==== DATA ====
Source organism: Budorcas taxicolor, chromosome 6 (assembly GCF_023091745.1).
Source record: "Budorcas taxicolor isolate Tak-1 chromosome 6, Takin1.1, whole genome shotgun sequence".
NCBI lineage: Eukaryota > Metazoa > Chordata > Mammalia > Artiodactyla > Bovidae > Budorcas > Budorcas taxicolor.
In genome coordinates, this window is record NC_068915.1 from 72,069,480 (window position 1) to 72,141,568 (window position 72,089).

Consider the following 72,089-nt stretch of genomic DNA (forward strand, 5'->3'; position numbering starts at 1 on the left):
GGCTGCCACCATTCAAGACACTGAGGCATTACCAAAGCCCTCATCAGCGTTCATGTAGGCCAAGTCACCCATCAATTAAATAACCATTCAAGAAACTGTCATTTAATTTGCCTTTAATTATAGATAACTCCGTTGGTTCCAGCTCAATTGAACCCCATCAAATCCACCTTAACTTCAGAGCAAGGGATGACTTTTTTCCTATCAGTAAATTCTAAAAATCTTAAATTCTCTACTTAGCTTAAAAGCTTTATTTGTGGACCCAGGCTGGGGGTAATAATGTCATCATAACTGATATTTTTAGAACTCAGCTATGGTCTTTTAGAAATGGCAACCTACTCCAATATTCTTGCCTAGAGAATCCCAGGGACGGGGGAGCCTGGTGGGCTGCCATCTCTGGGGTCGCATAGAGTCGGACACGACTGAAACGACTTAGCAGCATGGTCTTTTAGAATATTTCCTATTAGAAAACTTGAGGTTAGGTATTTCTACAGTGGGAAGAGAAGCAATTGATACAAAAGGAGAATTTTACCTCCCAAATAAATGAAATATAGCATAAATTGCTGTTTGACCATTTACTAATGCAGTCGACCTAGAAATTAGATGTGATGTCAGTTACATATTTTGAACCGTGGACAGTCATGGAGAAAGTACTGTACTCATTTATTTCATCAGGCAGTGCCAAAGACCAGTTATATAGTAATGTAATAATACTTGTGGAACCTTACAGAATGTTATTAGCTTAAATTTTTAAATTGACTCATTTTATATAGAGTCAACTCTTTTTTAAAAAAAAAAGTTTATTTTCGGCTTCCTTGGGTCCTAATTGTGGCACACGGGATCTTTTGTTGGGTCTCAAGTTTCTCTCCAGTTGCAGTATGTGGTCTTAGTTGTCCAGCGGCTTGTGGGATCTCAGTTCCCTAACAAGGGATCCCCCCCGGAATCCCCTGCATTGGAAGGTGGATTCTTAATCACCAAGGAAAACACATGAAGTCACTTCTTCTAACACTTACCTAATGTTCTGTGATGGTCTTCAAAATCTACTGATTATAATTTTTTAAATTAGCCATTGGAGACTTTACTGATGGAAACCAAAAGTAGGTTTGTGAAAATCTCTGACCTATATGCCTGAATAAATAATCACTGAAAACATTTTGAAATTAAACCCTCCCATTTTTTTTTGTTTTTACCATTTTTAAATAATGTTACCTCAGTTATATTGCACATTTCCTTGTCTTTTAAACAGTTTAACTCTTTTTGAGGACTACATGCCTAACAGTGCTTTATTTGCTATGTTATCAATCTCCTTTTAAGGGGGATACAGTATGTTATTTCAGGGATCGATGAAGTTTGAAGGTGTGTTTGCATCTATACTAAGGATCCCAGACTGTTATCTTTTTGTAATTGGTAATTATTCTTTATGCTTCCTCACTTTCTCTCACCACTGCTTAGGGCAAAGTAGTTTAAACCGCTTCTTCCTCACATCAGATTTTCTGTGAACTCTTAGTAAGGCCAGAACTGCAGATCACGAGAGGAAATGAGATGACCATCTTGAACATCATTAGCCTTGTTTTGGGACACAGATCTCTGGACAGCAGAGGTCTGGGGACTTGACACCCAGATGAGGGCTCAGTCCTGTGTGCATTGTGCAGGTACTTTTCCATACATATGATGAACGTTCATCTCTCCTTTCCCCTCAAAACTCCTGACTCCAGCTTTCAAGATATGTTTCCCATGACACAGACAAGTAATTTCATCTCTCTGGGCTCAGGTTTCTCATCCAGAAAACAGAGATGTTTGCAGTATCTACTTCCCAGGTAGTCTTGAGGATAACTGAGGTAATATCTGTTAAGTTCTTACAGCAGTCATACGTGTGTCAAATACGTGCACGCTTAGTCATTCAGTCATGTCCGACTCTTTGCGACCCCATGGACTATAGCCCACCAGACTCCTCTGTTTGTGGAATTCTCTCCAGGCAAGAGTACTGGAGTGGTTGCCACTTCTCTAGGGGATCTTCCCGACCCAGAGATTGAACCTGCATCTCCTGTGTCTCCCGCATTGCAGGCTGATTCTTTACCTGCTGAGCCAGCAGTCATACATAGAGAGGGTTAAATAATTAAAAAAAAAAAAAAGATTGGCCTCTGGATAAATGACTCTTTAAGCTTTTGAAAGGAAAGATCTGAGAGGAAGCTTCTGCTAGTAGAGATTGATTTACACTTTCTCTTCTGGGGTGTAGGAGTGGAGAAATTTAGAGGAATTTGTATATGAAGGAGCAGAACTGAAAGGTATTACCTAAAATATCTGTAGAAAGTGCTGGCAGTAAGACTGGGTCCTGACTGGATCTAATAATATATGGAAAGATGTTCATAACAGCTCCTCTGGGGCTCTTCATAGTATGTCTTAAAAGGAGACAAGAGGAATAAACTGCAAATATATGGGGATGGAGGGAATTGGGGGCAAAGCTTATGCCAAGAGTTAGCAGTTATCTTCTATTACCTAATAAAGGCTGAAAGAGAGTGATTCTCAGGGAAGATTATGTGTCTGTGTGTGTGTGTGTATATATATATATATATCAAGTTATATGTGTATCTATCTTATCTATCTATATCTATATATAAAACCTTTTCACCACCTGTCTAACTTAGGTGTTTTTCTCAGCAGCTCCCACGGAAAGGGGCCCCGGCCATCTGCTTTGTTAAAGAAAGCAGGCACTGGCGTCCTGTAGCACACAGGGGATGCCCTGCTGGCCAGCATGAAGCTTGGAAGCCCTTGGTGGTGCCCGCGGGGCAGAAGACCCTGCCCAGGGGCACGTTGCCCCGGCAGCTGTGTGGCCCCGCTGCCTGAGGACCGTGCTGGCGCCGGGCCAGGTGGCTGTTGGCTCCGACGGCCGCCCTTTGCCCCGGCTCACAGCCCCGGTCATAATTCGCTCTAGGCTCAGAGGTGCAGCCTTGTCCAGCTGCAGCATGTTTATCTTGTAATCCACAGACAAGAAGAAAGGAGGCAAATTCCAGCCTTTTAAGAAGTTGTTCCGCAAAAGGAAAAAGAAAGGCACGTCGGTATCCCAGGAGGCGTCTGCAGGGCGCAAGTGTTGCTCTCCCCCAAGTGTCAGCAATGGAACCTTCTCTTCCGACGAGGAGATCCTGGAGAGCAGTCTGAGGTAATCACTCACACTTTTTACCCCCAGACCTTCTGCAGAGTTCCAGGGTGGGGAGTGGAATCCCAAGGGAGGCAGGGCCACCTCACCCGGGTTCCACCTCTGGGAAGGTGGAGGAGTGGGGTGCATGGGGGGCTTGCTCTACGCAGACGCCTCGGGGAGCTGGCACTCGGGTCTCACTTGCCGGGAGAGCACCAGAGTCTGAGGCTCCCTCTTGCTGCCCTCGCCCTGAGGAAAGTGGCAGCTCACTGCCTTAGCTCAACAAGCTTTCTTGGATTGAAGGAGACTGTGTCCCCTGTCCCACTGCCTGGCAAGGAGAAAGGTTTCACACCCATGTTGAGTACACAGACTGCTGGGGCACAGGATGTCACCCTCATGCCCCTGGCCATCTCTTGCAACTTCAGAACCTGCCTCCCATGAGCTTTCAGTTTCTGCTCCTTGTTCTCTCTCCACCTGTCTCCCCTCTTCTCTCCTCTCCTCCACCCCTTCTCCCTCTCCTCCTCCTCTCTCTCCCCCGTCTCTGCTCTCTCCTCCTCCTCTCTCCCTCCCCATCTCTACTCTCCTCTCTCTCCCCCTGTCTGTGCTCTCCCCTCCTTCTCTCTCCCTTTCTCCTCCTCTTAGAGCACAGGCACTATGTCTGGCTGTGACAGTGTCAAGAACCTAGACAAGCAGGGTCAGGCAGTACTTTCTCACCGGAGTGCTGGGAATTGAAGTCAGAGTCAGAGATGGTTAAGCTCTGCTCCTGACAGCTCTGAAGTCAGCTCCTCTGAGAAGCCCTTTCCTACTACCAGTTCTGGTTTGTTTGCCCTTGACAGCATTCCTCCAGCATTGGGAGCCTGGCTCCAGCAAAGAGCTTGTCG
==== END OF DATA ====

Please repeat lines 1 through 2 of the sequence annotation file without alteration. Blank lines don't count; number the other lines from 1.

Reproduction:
Source organism: Budorcas taxicolor, chromosome 6 (assembly GCF_023091745.1).
Source record: "Budorcas taxicolor isolate Tak-1 chromosome 6, Takin1.1, whole genome shotgun sequence".